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Flash & batt insulation in Climate Zone 5

user-5594283 | Posted in Energy Efficiency and Durability on

I would like to insulate a 2×6 wall cavity with a combination of either EPS or XPS and Roxul Mineral Wool – Can someone please let me know what thickness of FOAM would provide the best R-Value?

Mark Kozlowski
Nelson, BC

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  1. GBA Editor
    Martin Holladay | | #1

    I don't think that you are describing the flash-and-batt approach; I think that you are describing the cut-and-cobble approach.

    These two articles will clarify the difference between the two approaches:

    Flash-and-Batt Insulation

    Cut-and-Cobble Insulation

    If you want to combine a layer of rigid foam with mineral wool insulation, it's best to install the rigid foam on the exterior side of the wall sheathing (as a continuous layer). For more information on this approach, see How to Install Rigid Foam Sheathing.

    Q. "Can someone please let me know what thickness of foam would provide the best R-Value?"

    A. I'm not sure what the "best" R-value is. At a minimum, you have to meet the requirements of your local building code.

    -- Martin Holladay

  2. user-2310254 | | #2

    GBA has several articles on flash and batt, such as

    Is this new construction or a renovation? How is the wall constructed from the exterior to the interior?

  3. user-5594283 | | #3

    New Construction - Insulaing from the interior cavity - log home 2nd floor loft. Exterior loft : From Outside working inward: 1x10" Cedar Board and Batten - Roxul Comfort Board 80 with Coravent 1x3" furring strips - Taped Tyvek - Exterior plywood sheathing - still need to insulate the interior 2x6" interior cavity - would like to achieve best air sealing (Foam Panel - Cannot sprayfoam) Need best combination ratio/thickness for foam/Roxul comfort batt to maximize insulation value.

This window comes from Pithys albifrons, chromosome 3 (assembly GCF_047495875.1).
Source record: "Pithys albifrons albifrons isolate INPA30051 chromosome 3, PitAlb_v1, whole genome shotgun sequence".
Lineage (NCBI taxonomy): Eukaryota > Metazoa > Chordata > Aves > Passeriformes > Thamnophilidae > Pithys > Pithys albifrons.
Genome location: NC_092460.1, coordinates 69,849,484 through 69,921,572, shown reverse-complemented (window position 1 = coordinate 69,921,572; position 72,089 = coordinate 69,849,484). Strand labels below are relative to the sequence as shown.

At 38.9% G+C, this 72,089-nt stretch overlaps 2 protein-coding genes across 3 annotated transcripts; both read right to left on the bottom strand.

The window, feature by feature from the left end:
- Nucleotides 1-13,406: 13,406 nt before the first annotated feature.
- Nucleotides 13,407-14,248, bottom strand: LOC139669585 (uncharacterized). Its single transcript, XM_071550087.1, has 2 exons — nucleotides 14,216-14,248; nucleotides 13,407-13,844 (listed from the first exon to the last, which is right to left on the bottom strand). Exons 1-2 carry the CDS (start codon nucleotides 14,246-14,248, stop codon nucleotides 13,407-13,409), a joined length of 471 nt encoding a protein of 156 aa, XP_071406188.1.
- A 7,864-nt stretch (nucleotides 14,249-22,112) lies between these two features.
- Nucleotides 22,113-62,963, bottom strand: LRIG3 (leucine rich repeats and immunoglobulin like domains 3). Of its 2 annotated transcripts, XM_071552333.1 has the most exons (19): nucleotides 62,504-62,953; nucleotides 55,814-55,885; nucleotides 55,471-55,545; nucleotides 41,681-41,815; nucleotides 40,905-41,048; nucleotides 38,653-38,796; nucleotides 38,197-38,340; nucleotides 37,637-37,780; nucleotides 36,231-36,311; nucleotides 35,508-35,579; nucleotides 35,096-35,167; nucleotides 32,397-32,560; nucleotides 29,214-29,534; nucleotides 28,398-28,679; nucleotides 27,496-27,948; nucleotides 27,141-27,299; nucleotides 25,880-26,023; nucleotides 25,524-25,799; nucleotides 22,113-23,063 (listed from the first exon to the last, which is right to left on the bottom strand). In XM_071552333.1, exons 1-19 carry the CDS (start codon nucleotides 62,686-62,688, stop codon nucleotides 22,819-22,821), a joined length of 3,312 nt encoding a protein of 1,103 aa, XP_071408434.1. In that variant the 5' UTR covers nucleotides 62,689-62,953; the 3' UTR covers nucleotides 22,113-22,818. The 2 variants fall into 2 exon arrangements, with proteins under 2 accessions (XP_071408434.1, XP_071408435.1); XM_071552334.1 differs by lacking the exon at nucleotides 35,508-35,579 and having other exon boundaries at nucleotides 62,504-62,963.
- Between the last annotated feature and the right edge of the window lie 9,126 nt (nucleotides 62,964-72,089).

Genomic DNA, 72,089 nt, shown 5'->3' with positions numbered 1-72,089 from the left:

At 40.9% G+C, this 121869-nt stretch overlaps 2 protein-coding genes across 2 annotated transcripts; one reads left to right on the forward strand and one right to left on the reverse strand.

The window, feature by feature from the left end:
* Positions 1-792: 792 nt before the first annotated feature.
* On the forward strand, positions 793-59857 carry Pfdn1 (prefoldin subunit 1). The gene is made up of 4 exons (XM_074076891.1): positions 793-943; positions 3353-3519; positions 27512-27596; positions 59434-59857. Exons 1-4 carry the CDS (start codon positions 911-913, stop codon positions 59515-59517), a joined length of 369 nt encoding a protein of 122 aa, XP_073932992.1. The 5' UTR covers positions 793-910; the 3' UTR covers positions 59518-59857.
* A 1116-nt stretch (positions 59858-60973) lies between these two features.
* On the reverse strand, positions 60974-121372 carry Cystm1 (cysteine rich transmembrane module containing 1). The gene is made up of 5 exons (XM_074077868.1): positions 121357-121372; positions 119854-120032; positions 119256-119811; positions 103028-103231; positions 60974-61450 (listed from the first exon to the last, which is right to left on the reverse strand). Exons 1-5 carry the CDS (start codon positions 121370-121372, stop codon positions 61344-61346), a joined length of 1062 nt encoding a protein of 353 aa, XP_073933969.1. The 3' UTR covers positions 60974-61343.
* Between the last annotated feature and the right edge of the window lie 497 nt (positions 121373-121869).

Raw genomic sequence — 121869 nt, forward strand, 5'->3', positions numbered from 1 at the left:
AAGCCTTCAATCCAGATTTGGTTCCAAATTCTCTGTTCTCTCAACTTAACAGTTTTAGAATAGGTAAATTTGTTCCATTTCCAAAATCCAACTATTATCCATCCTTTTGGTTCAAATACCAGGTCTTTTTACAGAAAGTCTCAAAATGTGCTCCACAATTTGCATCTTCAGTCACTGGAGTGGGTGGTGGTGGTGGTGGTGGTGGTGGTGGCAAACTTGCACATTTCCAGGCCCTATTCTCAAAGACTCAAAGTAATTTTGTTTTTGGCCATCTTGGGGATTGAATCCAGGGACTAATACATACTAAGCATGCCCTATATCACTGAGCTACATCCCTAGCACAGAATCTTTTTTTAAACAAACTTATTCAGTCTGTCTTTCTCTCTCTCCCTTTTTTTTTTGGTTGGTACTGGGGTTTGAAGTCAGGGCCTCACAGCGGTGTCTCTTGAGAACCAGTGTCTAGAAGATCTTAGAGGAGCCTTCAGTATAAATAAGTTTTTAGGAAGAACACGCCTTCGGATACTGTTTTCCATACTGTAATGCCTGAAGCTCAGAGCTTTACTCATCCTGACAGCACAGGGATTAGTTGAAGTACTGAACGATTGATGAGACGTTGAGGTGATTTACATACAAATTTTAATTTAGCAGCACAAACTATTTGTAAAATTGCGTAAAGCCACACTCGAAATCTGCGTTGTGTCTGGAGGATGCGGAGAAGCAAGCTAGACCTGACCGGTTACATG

Thanks, Mark

  4. Dana1 | | #4

    US codes for zone 5 require a minimum of R20 total in the walls if it's all thermally bridged by the framing. In your proposed cut'n'cobble approach with 2" foam and 3.5" fluff that can be maximized using 2" of polyisocyanurate (R12 labeled-R, R10.5 or so derated for climate & stackup), and R15 rock wool or fiberglass. The center-cavity R would be better than R25, but the net impact on whole wall performance is not 20% higher, or even 10% higher, since the thermal bridging of the framing has not changed.

    If you uses EPS or XPS the foam would be about R8.4, rock wool R15, for a total of R23.5. Despite the higher labeled-R performance of XPS, that benefit is temporary, and it will decay to about the same as EPS within the lifecycle of a house, as it's climate damaging HFC blowing agents escape. Thermally bridged by the framing the whole-wall difference between using R12 polyiso and R8.4 EPS is pretty negligible.

    Saving the foam for the exterior you would do much better with R23 rock wool in the caviteis, and 1.5" of continuous polyiso on the exterior (or 2" of EPS), which is enough in that climate to not need an interior vapor barrier, and improves the whole-assembly thermal performance by about 50% (reduction of heat flow of about 1/3) compared to the cut'n'cobbled 2" foam/3.5" rock wool approach.

  5. GBA Editor
    Martin Holladay | | #5

    From your latest post (Comment #3), it sounds like you want to put the mineral wool on the exterior side of the wall sheathing (a type of continuous exterior insulation). This will work well.

    If you take this approach, it doesn't make a lot of sense to install rigid foam insulation between the studs. Instead, you should create an air barrier at the layer of the plywood sheathing (by taping the plywood seams with Zip System tape or Siga Wigluv tape). Then you can install some type of fluffy insulation between the studs -- dense-packed cellulose would be ideal, but fiberglass batts, if carefully installed, would also work.

    -- Martin Holladay

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